Thursday, January 4, 2018

Leonard Cohen

January 2018 - Montreal QC

We are in Montreal for a few days and happened upon this new (to us) museum and knew we had to see this exhibit.

Italics from the museum's website.

Presented by CBC/Radio-Canada, Leonard Cohen : Une brèche en toute chose/A Crack in Everything is part of the official program for Montréal’s 375th anniversary celebrations. The exhibition is inspired by the world of Leonard Cohen and the great themes of his life and work. This major exhibition is the first to be entirely devoted to the imagination and legacy of this great singer/songwriter, man of letters and global icon from Montréal.

Called I Heard There Was a Secret Chord, it asks users to engage in a unique act of community and harmony: the collecting humming of Cohen’s iconic song Hallelujah.

“We were curious about the international reach of Cohen’s work,” says Mouna Andros, who designed the project with her colleague Melissa Mongiat. “We wanted to offer a scientific-mystical experiment created from data, and our choice turned naturally to Hallelujah, which is Cohen’s most popular song on the Internet, and also most often, to understand the impact and scope of the artist.”

Click here to hear the experience at

Using seven microphones suspended in what Mouna and Melissa dubbed a “recollection space”, each visitor can hum Cohen’s hymn, superimposing their voice alongside hundreds of pre-recorded people and six Montreal choirs. Once inside the space, the number of people actively listening to Hallelujah from around the world begins to affect the experience.

The room also displays the number of listeners playing Hallelujah on YouTube and Spotify in real time. “This number is of great importance because it shows all the individuals we connect to when we listen to the song,” Mouna adds. It represents the collective experience that we potentially live with the entire planet.”

Musicians have been invited to record an exclusive cover of a Cohen song, which will play at the Museum in an installation titled Listening to Leonard. They are:
Ariane Moffatt, with l’Orchestre Symphonique de Montréal, Aurora, Brad Barr, Basia Bulat, Chilly Gonzales and Jarvis Cocker with The Kaiser Quartett, Dear Criminals, Douglas Dare, Feist, Half Moon Run, Julia Holter, Leif Vollebekk, Li’l Andy & Joe Grass, Little Scream, Lou Doillon, Mélanie De Biasio, Moby, The National with Sufjan Stevens, Richard Reed Parry and Ragnar Kjartansson, Socalled.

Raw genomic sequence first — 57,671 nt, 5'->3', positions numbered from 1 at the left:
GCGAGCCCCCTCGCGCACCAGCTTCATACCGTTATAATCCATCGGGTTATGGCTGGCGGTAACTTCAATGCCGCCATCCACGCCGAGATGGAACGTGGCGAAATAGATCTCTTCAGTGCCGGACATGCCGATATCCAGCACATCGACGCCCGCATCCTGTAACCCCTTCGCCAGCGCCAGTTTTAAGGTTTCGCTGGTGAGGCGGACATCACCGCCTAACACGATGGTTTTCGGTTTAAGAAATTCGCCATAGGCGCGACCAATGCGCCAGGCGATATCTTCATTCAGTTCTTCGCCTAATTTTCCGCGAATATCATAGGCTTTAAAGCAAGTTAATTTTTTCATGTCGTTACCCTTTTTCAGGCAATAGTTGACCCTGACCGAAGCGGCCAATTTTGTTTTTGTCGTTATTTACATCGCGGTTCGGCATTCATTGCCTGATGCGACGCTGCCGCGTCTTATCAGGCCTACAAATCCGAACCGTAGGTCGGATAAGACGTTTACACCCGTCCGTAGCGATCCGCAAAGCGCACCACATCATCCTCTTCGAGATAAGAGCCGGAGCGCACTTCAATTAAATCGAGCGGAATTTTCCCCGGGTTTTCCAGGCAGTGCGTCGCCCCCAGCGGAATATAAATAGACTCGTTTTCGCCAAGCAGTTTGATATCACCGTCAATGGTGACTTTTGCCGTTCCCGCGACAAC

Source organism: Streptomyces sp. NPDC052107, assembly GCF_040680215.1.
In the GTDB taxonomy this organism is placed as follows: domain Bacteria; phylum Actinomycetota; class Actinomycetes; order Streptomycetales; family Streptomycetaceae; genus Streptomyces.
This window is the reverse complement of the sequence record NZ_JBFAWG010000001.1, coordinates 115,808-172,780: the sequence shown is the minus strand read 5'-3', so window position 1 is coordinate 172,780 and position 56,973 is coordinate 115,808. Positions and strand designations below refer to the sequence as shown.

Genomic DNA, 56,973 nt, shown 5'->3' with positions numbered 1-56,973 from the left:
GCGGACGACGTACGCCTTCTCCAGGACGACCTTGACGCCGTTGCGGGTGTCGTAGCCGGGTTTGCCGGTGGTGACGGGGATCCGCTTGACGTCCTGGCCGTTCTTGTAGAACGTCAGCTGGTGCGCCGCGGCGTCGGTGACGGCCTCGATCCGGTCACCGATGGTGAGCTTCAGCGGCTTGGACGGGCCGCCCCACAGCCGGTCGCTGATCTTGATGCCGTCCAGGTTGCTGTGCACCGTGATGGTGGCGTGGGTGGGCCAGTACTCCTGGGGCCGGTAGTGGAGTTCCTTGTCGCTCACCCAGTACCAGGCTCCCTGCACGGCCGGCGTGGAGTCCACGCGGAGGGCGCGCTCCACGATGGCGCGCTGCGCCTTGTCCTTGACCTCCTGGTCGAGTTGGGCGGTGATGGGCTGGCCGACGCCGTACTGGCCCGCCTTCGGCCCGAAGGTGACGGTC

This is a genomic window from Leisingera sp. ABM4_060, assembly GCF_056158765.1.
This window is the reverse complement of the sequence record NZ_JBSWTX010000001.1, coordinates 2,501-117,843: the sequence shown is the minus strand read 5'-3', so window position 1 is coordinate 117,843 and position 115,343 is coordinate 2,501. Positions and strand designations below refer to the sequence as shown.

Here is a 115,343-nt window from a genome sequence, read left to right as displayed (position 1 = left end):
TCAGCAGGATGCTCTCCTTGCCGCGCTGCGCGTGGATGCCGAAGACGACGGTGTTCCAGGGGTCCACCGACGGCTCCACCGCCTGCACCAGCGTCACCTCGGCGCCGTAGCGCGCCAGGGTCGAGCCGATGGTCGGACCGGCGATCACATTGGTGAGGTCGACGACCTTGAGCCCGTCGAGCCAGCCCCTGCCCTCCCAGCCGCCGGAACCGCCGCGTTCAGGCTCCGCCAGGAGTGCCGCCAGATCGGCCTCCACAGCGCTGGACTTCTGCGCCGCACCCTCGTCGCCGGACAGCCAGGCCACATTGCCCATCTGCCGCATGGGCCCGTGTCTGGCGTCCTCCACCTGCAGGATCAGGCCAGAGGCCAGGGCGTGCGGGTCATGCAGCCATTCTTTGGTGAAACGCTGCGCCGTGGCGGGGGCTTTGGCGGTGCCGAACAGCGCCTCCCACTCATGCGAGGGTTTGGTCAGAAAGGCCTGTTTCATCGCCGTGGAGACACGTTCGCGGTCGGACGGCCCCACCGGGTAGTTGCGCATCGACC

You could sit here and listen to all these renditions in this darkened room.

This was the most incredible display, an immersive multi-screen environment highlighting five decades of Cohen’s concert performances and a brilliant multi-screen exploration of his thoughts and the workings of his mind in an installation concentrating on Cohen in interview and in his own speaking voice. Needless to say, Leonard Cohen was seldom banal, and always a joy to behold and listen to.

It was quite emotional to see the young Cohen singing ‘Suzanne’ and the (82-year-old) Cohen, sometimes on a split screen, singing the same song.

Click here for I'm Your Man!!!
South African artist Candice Breitz focused on the themes of masculinity and fandom by asking 18 male Cohen fans over the age of 65 to sing the artist’s 1988 comeback album, I’m Your Man.

Tucked away in a corner was a display of his office with Leonard turning his chair to look at you!


  1. ...WOW, this would be something to see!

  2. Jackie, this is amazing, thank you so much for this post. I have read about this exhibition before but not in such detail. I’m not ashamed to say the humming brought tears to my eyes. I feel the necessity to plan a trip to Montreal before August as I would love to visit this, also see the large murals which have been created in homage to Leonard.

    1. Anabel, I believe the exhibit is only here until April.

    2. *Sad face*. I thought I read August somewhere. Oh well, I will have to make do with your lovely post.

  3. I caught the tribute concert on CBC the other night. Would love to see this exhibit.

  4. Excellent. I"m about to look up the story behind his phrase, "How the Light Gets In," because I've used it in making pottery lanterns.


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